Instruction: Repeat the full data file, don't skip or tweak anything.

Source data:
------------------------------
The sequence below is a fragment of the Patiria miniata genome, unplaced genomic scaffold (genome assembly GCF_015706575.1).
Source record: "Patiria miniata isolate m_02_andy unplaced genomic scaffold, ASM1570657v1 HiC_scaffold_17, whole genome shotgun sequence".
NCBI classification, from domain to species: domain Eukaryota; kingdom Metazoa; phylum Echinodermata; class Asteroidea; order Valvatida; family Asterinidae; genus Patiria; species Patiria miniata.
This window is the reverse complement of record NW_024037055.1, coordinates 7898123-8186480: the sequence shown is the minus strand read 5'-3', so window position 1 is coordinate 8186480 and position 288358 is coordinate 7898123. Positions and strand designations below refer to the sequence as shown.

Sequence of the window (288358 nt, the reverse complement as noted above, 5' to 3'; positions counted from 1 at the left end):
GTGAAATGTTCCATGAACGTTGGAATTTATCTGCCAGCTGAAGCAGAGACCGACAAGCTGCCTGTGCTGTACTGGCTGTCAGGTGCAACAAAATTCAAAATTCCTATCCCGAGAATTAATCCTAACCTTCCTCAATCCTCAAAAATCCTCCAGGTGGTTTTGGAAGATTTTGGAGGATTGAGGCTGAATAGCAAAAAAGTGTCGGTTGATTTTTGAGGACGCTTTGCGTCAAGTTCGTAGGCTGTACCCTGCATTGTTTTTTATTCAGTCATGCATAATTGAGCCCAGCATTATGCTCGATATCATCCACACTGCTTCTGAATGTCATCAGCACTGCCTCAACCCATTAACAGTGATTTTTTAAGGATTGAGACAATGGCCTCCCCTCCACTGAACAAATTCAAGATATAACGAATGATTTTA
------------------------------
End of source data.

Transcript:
The sequence below is a fragment of the Patiria miniata genome, unplaced genomic scaffold (genome assembly GCF_015706575.1).
Source record: "Patiria miniata isolate m_02_andy unplaced genomic scaffold, ASM1570657v1 HiC_scaffold_17, whole genome shotgun sequence".
NCBI classification, from domain to species: domain Eukaryota; kingdom Metazoa; phylum Echinodermata; class Asteroidea; order Valvatida; family Asterinidae; genus Patiria; species Patiria miniata.
This window is the reverse complement of record NW_024037055.1, coordinates 7898123-8186480: the sequence shown is the minus strand read 5'-3', so window position 1 is coordinate 8186480 and position 288358 is coordinate 7898123. Positions and strand designations below refer to the sequence as shown.

Sequence of the window (288358 nt, the reverse complement as noted above, 5' to 3'; positions counted from 1 at the left end):
GTGAAATGTTCCATGAACGTTGGAATTTATCTGCCAGCTGAAGCAGAGACCGACAAGCTGCCTGTGCTGTACTGGCTGTCAGGTGCAACAAAATTCAAAATTCCTATCCCGAGAATTAATCCTAACCTTCCTCAATCCTCAAAAATCCTCCAGGTGGTTTTGGAAGATTTTGGAGGATTGAGGCTGAATAGCAAAAAAGTGTCGGTTGATTTTTGAGGACGCTTTGCGTCAAGTTCGTAGGCTGTACCCTGCATTGTTTTTTATTCAGTCATGCATAATTGAGCCCAGCATTATGCTCGATATCATCCACACTGCTTCTGAATGTCATCAGCACTGCCTCAACCCATTAACAGTGATTTTTTAAGGATTGAGACAATGGCCTCCCCTCCACTGAACAAATTCAAGATATAACGAATGATTTTA